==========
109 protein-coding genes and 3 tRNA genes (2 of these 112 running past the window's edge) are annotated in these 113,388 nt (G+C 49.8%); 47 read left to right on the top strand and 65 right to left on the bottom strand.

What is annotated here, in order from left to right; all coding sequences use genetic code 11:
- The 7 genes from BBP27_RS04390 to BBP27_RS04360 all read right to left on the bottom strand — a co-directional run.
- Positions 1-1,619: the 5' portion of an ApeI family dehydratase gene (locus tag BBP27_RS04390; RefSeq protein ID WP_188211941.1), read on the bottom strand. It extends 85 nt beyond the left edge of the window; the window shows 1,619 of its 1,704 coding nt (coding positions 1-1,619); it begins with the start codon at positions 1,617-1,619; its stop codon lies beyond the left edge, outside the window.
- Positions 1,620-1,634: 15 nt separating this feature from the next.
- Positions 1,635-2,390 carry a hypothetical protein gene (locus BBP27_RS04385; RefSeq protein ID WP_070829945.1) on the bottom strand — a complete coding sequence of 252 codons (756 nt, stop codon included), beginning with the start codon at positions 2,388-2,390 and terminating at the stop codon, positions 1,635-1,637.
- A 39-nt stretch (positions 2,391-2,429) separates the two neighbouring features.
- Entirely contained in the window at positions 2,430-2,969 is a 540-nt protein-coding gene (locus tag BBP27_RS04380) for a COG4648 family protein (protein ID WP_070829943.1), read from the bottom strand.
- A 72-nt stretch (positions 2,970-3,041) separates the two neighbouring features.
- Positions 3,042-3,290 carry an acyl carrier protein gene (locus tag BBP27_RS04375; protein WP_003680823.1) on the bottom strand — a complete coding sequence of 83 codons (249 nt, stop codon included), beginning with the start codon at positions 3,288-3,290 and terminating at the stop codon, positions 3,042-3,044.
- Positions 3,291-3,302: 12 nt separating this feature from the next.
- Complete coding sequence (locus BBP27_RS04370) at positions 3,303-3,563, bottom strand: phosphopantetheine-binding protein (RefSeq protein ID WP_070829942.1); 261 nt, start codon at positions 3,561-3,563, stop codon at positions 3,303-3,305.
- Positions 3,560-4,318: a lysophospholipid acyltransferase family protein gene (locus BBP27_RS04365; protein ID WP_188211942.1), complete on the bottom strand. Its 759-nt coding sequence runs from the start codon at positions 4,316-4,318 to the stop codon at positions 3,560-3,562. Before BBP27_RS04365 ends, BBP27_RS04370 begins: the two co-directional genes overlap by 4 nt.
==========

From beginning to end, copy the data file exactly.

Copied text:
109 protein-coding genes and 3 tRNA genes (2 of these 112 running past the window's edge) are annotated in these 113,388 nt (G+C 49.8%); 47 read left to right on the top strand and 65 right to left on the bottom strand.

What is annotated here, in order from left to right; all coding sequences use genetic code 11:
- The 7 genes from BBP27_RS04390 to BBP27_RS04360 all read right to left on the bottom strand — a co-directional run.
- Positions 1-1,619: the 5' portion of an ApeI family dehydratase gene (locus tag BBP27_RS04390; RefSeq protein ID WP_188211941.1), read on the bottom strand. It extends 85 nt beyond the left edge of the window; the window shows 1,619 of its 1,704 coding nt (coding positions 1-1,619); it begins with the start codon at positions 1,617-1,619; its stop codon lies beyond the left edge, outside the window.
- Positions 1,620-1,634: 15 nt separating this feature from the next.
- Positions 1,635-2,390 carry a hypothetical protein gene (locus BBP27_RS04385; RefSeq protein ID WP_070829945.1) on the bottom strand — a complete coding sequence of 252 codons (756 nt, stop codon included), beginning with the start codon at positions 2,388-2,390 and terminating at the stop codon, positions 1,635-1,637.
- A 39-nt stretch (positions 2,391-2,429) separates the two neighbouring features.
- Entirely contained in the window at positions 2,430-2,969 is a 540-nt protein-coding gene (locus tag BBP27_RS04380) for a COG4648 family protein (protein ID WP_070829943.1), read from the bottom strand.
- A 72-nt stretch (positions 2,970-3,041) separates the two neighbouring features.
- Positions 3,042-3,290 carry an acyl carrier protein gene (locus tag BBP27_RS04375; protein WP_003680823.1) on the bottom strand — a complete coding sequence of 83 codons (249 nt, stop codon included), beginning with the start codon at positions 3,288-3,290 and terminating at the stop codon, positions 3,042-3,044.
- Positions 3,291-3,302: 12 nt separating this feature from the next.
- Complete coding sequence (locus BBP27_RS04370) at positions 3,303-3,563, bottom strand: phosphopantetheine-binding protein (RefSeq protein ID WP_070829942.1); 261 nt, start codon at positions 3,561-3,563, stop codon at positions 3,303-3,305.
- Positions 3,560-4,318: a lysophospholipid acyltransferase family protein gene (locus BBP27_RS04365; protein ID WP_188211942.1), complete on the bottom strand. Its 759-nt coding sequence runs from the start codon at positions 4,316-4,318 to the stop codon at positions 3,560-3,562. Before BBP27_RS04365 ends, BBP27_RS04370 begins: the two co-directional genes overlap by 4 nt.